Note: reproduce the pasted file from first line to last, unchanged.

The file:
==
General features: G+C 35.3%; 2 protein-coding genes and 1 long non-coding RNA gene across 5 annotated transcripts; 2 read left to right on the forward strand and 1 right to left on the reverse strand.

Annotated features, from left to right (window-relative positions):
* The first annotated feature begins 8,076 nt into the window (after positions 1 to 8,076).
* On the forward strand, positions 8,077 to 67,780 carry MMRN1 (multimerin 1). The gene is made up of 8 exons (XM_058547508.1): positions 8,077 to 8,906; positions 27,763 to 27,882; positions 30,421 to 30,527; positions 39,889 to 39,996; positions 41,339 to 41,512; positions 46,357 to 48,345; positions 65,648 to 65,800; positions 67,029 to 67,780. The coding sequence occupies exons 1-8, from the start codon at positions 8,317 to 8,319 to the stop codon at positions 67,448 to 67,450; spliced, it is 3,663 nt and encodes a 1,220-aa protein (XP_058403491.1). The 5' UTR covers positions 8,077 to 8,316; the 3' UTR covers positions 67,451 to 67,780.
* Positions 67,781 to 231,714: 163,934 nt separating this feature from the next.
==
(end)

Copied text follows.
General features: G+C 35.3%; 2 protein-coding genes and 1 long non-coding RNA gene across 5 annotated transcripts; 2 read left to right on the forward strand and 1 right to left on the reverse strand.

Annotated features, from left to right (window-relative positions):
* The first annotated feature begins 8,076 nt into the window (after positions 1 to 8,076).
* On the forward strand, positions 8,077 to 67,780 carry MMRN1 (multimerin 1). The gene is made up of 8 exons (XM_058547508.1): positions 8,077 to 8,906; positions 27,763 to 27,882; positions 30,421 to 30,527; positions 39,889 to 39,996; positions 41,339 to 41,512; positions 46,357 to 48,345; positions 65,648 to 65,800; positions 67,029 to 67,780. The coding sequence occupies exons 1-8, from the start codon at positions 8,317 to 8,319 to the stop codon at positions 67,448 to 67,450; spliced, it is 3,663 nt and encodes a 1,220-aa protein (XP_058403491.1). The 5' UTR covers positions 8,077 to 8,316; the 3' UTR covers positions 67,451 to 67,780.
* Positions 67,781 to 231,714: 163,934 nt separating this feature from the next.